Nailing Down an Opportunity
Nail care services can be important to ensuring the health of not only a grooming salon’s canine clients, but also the business’ reputation. The key is using the right products and practices.
While it may be easy to simply view nail care as just one of the less glamorous parts of pet grooming, it would be a mistake to discount just how important this service is to the wellbeing of a salon’s canine clients. The condition of a pet’s nails can have a significant impact on its overall health, causing issues that range from simple discomfort to serious infection. Thus, keeping up with proper care is essential.
“The most important aspect of animal nail care is simply to make sure that they are cut, and cut frequently,” says Drew A.B. Clark, director of sales and marketing for Resco Pet Products. “ Many animals have natural filing that occurs while they are walked, or [during] play, but that does not mean that they do not need to be trimmed as well. Dogs in particular need constant maintenance or many problems can arise. They can get infections, in-grown nails, and even nails that can grow right through their pads, requiring surgery.”
In addition to contributing to keeping pets healthy, a salon’s ability to deliver good nail care service will go a long way in furthering the reputation of a grooming business, says Matthew Faulhaber, marketing and sales manager, pet retail, for SmartPractice.
“Educating clients about their pets’ nail care is an excellent opportunity to enhance their standing as important resources for their pets’ care,” he explains. “Groomers should be alert to pets’ nails, looking for any abnormalities such as growths, including in and around the nail bed, unusual coloration, infections, and broken and ragged nails.”
While a groomer can address some conditions, any unusual situations should be discussed with the pet owner for possible referral to their veterinarians for medical care, says Faulhaber.
For groomers, the first step in delivering quality nail care services is arming themselves with the right tools. According to Jennifer Parish, sales manager for Espree Animal Products, every salon’s nail-care toolbox should include the basics: nail clippers, files, grinders, nail polish and styptic powder.
MiracleCorp’s Sharon Burden agrees on the basic items listed by Parish, and suggests a couple of additional items. “Groomers will have their own preferences, but a good start would be: nail trimmer, nail grinder or file, styptic powder or styptic pads, ball-tipped shears for trimming between pads or an electric hair trimmer, pad ointment, nail buffer, nail clipper scissors, alcohol wipes, nail polish and remover,” she says.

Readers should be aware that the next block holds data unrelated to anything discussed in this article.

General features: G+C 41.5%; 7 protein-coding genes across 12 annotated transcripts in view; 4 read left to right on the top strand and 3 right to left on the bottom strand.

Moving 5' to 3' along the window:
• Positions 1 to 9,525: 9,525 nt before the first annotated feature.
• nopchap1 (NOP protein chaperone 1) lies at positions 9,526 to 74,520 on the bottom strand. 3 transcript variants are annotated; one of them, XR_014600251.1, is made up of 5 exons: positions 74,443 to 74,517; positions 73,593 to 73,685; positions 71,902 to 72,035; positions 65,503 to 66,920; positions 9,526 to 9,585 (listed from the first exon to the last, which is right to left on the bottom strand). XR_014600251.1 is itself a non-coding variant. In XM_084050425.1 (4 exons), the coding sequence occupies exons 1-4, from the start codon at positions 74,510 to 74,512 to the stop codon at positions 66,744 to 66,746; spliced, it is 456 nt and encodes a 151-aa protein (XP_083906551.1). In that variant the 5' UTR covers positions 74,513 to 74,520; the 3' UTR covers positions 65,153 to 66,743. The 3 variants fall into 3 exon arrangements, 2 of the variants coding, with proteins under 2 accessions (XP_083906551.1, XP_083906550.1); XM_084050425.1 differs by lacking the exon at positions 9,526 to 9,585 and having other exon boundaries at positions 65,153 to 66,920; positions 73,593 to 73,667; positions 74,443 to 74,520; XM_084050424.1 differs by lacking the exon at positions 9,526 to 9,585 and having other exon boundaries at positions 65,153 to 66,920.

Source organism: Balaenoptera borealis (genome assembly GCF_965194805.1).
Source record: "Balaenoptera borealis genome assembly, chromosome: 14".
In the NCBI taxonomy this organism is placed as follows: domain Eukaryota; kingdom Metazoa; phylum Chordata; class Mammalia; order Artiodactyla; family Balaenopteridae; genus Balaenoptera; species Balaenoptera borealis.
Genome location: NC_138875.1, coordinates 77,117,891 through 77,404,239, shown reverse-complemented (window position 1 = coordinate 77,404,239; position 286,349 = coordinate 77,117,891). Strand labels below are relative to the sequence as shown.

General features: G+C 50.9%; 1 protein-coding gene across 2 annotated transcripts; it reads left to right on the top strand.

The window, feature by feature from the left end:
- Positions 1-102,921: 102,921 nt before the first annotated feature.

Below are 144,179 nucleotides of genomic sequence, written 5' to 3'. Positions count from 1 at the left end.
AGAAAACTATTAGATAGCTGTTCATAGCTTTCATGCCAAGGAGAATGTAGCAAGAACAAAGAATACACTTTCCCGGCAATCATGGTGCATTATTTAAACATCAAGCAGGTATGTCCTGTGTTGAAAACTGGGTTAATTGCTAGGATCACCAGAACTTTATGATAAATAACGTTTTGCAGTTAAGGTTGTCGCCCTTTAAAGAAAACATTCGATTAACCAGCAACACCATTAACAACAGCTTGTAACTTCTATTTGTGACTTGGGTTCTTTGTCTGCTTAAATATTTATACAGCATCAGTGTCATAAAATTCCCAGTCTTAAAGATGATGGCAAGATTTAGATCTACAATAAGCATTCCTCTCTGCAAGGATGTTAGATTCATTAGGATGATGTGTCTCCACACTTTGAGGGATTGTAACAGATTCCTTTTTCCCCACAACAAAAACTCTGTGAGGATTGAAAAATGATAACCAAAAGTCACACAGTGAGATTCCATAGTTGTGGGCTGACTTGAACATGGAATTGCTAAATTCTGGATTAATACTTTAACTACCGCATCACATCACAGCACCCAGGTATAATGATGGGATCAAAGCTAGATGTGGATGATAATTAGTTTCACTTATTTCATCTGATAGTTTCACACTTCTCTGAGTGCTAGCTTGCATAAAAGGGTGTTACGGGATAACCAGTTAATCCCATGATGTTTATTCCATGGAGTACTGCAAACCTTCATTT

Once their toolkit is set up, the next elements of nail care that groomers should consider are safe pet handling and proper technique. “The first thing is to make sure you have the pet safe, secure and restrained, and always be in control of the grooming process,” says Christina Pawlosky, Certified Master Groomer and national training manager for Oster Professional Products/Oster Animal Care. “I like to do the pet’s nails right after a bath, as the nail tissue is softer and the nails are more pliable.”
Oster’s Gentle Paws Premium Nail Trimmer and the new Sunbeam Pets Lighted Nail Grinder are both great to use on nails after the bath, when nails are wet and more pliable, suggests Pawlosky.
“Grinding is always the safest [in order] to avoid the quick under the harder nail surface, but it can also be more time consuming. Just remember to start slow, rub the grinder over the paw until the dog relaxes. Use a firm but very calm voice. Each time you complete a nail or foot, you can give the dog a treat, but I normally like to wait until the end and make it a big reward.”
When it comes to advances in nail-care tools, manufacturers are concentrating on safety for the pets, as well as comfort and aesthetics for the grooming professional. “In the past 10 years, there have been many new nail care tools introduced, but current trends focus highly on nail grinding and nail quick-finding techniques,” says Clark. “A trend that we are focusing on at Resco, because we believe it is here to stay, is the scissor-style or plier-style nail trimmer, as groomers would call them. We believe this style nail trimmer offers comfort to groomers that they have not seen before in earlier tools.”
According to Clark, Resco recently expanded its nail care line to include a series of guillotine nail trimmers that come in anti-static candy colors like raspberry red, winner’s circle purple and electric blue. “We feel that groomers not only enjoy the bright colors, but the individuality it offers them in the salon,” she says.
But groomers aren’t the only ones looking for a unique aesthetic when it comes to nail care, says Parish. She points out that today’s grooming clients are looking to make their pets stand out by blinging out their nails, and Espree is making that easier than ever. “Nails with high design and bling are becoming increasingly popular in the grooming industry,” says Parish. “New nail pens and nail wraps are making this easier for the groomers.”
SmartPractice is another company that is helping grooming salons add a pizzazz to their canine clients’ nails with its Soft Claws nail caps. Soft Claws come in a variety of colors, and the company recently introduced a new line of sparkle colors. However, Faulhaber is quick to point out that nail caps aren’t just about aesthetics. “Soft Claws can also help dogs with arthritis, disc conditions or hip issues get better traction on smooth flooring when applied to the hind leg nails,” he says.